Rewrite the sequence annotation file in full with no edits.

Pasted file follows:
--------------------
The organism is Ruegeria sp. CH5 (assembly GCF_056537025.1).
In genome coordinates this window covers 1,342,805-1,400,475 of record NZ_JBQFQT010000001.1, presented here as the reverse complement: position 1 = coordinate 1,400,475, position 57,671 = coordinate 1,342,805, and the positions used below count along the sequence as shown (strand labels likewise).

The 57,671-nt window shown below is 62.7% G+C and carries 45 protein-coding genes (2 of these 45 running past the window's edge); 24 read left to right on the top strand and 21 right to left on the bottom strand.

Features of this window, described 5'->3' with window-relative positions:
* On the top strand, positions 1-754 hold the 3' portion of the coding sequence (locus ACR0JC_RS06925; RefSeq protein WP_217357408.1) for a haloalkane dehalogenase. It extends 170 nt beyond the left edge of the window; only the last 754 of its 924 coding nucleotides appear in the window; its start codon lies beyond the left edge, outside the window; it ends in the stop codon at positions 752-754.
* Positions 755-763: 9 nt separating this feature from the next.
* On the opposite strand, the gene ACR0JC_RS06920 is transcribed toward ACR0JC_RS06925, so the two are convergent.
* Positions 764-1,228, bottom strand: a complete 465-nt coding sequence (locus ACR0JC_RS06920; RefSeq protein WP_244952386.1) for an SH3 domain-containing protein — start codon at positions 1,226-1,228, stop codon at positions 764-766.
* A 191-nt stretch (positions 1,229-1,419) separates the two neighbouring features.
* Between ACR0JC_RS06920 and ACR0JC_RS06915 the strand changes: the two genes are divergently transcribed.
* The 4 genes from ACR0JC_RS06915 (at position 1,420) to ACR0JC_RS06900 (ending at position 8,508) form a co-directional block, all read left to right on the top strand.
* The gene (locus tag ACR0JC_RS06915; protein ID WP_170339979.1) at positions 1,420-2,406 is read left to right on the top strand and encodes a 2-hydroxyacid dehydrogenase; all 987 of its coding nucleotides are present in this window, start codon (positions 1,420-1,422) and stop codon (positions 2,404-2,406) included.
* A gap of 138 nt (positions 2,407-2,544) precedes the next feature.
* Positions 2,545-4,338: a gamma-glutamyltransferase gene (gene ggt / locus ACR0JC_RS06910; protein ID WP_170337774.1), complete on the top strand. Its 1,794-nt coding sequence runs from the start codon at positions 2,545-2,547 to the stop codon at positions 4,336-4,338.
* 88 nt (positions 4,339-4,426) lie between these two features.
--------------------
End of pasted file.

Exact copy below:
The organism is Ruegeria sp. CH5 (assembly GCF_056537025.1).
In genome coordinates this window covers 1,342,805-1,400,475 of record NZ_JBQFQT010000001.1, presented here as the reverse complement: position 1 = coordinate 1,400,475, position 57,671 = coordinate 1,342,805, and the positions used below count along the sequence as shown (strand labels likewise).

The 57,671-nt window shown below is 62.7% G+C and carries 45 protein-coding genes (2 of these 45 running past the window's edge); 24 read left to right on the top strand and 21 right to left on the bottom strand.

Features of this window, described 5'->3' with window-relative positions:
* On the top strand, positions 1-754 hold the 3' portion of the coding sequence (locus ACR0JC_RS06925; RefSeq protein WP_217357408.1) for a haloalkane dehalogenase. It extends 170 nt beyond the left edge of the window; only the last 754 of its 924 coding nucleotides appear in the window; its start codon lies beyond the left edge, outside the window; it ends in the stop codon at positions 752-754.
* Positions 755-763: 9 nt separating this feature from the next.
* On the opposite strand, the gene ACR0JC_RS06920 is transcribed toward ACR0JC_RS06925, so the two are convergent.
* Positions 764-1,228, bottom strand: a complete 465-nt coding sequence (locus ACR0JC_RS06920; RefSeq protein WP_244952386.1) for an SH3 domain-containing protein — start codon at positions 1,226-1,228, stop codon at positions 764-766.
* A 191-nt stretch (positions 1,229-1,419) separates the two neighbouring features.
* Between ACR0JC_RS06920 and ACR0JC_RS06915 the strand changes: the two genes are divergently transcribed.
* The 4 genes from ACR0JC_RS06915 (at position 1,420) to ACR0JC_RS06900 (ending at position 8,508) form a co-directional block, all read left to right on the top strand.
* The gene (locus tag ACR0JC_RS06915; protein ID WP_170339979.1) at positions 1,420-2,406 is read left to right on the top strand and encodes a 2-hydroxyacid dehydrogenase; all 987 of its coding nucleotides are present in this window, start codon (positions 1,420-1,422) and stop codon (positions 2,404-2,406) included.
* A gap of 138 nt (positions 2,407-2,544) precedes the next feature.
* Positions 2,545-4,338: a gamma-glutamyltransferase gene (gene ggt / locus ACR0JC_RS06910; protein ID WP_170337774.1), complete on the top strand. Its 1,794-nt coding sequence runs from the start codon at positions 2,545-2,547 to the stop codon at positions 4,336-4,338.
* 88 nt (positions 4,339-4,426) lie between these two features.